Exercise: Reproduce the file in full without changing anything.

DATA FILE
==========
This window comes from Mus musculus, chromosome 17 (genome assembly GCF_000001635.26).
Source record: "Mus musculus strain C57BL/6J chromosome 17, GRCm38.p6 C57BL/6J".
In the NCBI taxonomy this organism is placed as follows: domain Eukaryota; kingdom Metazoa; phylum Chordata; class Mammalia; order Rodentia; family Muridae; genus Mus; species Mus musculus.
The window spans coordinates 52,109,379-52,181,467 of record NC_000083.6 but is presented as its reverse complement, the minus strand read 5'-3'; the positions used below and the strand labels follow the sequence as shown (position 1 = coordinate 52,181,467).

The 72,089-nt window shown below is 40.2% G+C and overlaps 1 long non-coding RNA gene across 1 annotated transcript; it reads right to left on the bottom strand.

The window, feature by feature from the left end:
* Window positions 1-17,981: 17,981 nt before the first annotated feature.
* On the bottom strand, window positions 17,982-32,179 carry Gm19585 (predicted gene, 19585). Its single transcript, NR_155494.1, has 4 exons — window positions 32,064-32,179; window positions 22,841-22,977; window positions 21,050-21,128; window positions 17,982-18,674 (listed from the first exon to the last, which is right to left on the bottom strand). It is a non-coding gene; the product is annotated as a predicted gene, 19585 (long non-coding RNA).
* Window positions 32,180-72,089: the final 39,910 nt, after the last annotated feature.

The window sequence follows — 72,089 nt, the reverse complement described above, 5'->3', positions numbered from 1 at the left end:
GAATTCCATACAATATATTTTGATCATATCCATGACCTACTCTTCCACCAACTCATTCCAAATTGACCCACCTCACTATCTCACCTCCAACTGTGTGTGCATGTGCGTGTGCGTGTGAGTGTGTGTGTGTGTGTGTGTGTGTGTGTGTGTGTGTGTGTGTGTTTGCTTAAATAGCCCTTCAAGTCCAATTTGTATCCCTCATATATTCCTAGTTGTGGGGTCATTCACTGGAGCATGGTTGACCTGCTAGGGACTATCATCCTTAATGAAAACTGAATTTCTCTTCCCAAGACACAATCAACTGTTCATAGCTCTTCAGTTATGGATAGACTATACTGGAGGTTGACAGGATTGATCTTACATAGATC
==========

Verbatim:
This window comes from Mus musculus, chromosome 17 (genome assembly GCF_000001635.26).
Source record: "Mus musculus strain C57BL/6J chromosome 17, GRCm38.p6 C57BL/6J".
In the NCBI taxonomy this organism is placed as follows: domain Eukaryota; kingdom Metazoa; phylum Chordata; class Mammalia; order Rodentia; family Muridae; genus Mus; species Mus musculus.
The window spans coordinates 52,109,379-52,181,467 of record NC_000083.6 but is presented as its reverse complement, the minus strand read 5'-3'; the positions used below and the strand labels follow the sequence as shown (position 1 = coordinate 52,181,467).

The 72,089-nt window shown below is 40.2% G+C and overlaps 1 long non-coding RNA gene across 1 annotated transcript; it reads right to left on the bottom strand.

The window, feature by feature from the left end:
* Window positions 1-17,981: 17,981 nt before the first annotated feature.
* On the bottom strand, window positions 17,982-32,179 carry Gm19585 (predicted gene, 19585). Its single transcript, NR_155494.1, has 4 exons — window positions 32,064-32,179; window positions 22,841-22,977; window positions 21,050-21,128; window positions 17,982-18,674 (listed from the first exon to the last, which is right to left on the bottom strand). It is a non-coding gene; the product is annotated as a predicted gene, 19585 (long non-coding RNA).
* Window positions 32,180-72,089: the final 39,910 nt, after the last annotated feature.

The window sequence follows — 72,089 nt, the reverse complement described above, 5'->3', positions numbered from 1 at the left end:
GAATTCCATACAATATATTTTGATCATATCCATGACCTACTCTTCCACCAACTCATTCCAAATTGACCCACCTCACTATCTCACCTCCAACTGTGTGTGCATGTGCGTGTGCGTGTGAGTGTGTGTGTGTGTGTGTGTGTGTGTGTGTGTGTGTGTGTGTGTTTGCTTAAATAGCCCTTCAAGTCCAATTTGTATCCCTCATATATTCCTAGTTGTGGGGTCATTCACTGGAGCATGGTTGACCTGCTAGGGACTATCATCCTTAATGAAAACTGAATTTCTCTTCCCAAGACACAATCAACTGTTCATAGCTCTTCAGTTATGGATAGACTATACTGGAGGTTGACAGGATTGATCTTACATAGATC